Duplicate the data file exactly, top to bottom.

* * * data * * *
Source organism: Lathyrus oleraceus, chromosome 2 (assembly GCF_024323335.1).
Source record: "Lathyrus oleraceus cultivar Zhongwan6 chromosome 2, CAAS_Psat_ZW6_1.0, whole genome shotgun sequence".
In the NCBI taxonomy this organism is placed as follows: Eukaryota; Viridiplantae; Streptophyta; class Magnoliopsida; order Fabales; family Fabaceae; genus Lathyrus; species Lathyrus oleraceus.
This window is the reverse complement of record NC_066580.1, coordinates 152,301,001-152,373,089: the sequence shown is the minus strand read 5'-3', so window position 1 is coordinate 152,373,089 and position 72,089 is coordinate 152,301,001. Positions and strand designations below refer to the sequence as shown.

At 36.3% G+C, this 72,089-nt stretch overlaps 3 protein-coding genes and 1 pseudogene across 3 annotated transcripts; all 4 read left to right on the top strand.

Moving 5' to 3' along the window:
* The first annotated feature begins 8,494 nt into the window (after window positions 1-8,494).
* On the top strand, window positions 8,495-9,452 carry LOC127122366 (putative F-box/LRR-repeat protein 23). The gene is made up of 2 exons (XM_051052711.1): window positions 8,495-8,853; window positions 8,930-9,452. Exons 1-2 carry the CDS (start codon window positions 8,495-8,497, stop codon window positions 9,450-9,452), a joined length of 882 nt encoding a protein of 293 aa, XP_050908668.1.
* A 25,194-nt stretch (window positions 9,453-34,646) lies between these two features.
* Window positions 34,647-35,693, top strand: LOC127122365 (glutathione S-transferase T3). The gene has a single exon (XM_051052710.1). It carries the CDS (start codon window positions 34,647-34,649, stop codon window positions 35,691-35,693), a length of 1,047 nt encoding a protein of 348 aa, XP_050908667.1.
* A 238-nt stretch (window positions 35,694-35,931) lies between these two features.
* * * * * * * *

Source organism: Lathyrus oleraceus, chromosome 2 (assembly GCF_024323335.1).
Source record: "Lathyrus oleraceus cultivar Zhongwan6 chromosome 2, CAAS_Psat_ZW6_1.0, whole genome shotgun sequence".
In the NCBI taxonomy this organism is placed as follows: Eukaryota; Viridiplantae; Streptophyta; class Magnoliopsida; order Fabales; family Fabaceae; genus Lathyrus; species Lathyrus oleraceus.
This window is the reverse complement of record NC_066580.1, coordinates 152,301,001-152,373,089: the sequence shown is the minus strand read 5'-3', so window position 1 is coordinate 152,373,089 and position 72,089 is coordinate 152,301,001. Positions and strand designations below refer to the sequence as shown.

At 36.3% G+C, this 72,089-nt stretch overlaps 3 protein-coding genes and 1 pseudogene across 3 annotated transcripts; all 4 read left to right on the top strand.

Moving 5' to 3' along the window:
* The first annotated feature begins 8,494 nt into the window (after window positions 1-8,494).
* On the top strand, window positions 8,495-9,452 carry LOC127122366 (putative F-box/LRR-repeat protein 23). The gene is made up of 2 exons (XM_051052711.1): window positions 8,495-8,853; window positions 8,930-9,452. Exons 1-2 carry the CDS (start codon window positions 8,495-8,497, stop codon window positions 9,450-9,452), a joined length of 882 nt encoding a protein of 293 aa, XP_050908668.1.
* A 25,194-nt stretch (window positions 9,453-34,646) lies between these two features.
* Window positions 34,647-35,693, top strand: LOC127122365 (glutathione S-transferase T3). The gene has a single exon (XM_051052710.1). It carries the CDS (start codon window positions 34,647-34,649, stop codon window positions 35,691-35,693), a length of 1,047 nt encoding a protein of 348 aa, XP_050908667.1.
* A 238-nt stretch (window positions 35,694-35,931) lies between these two features.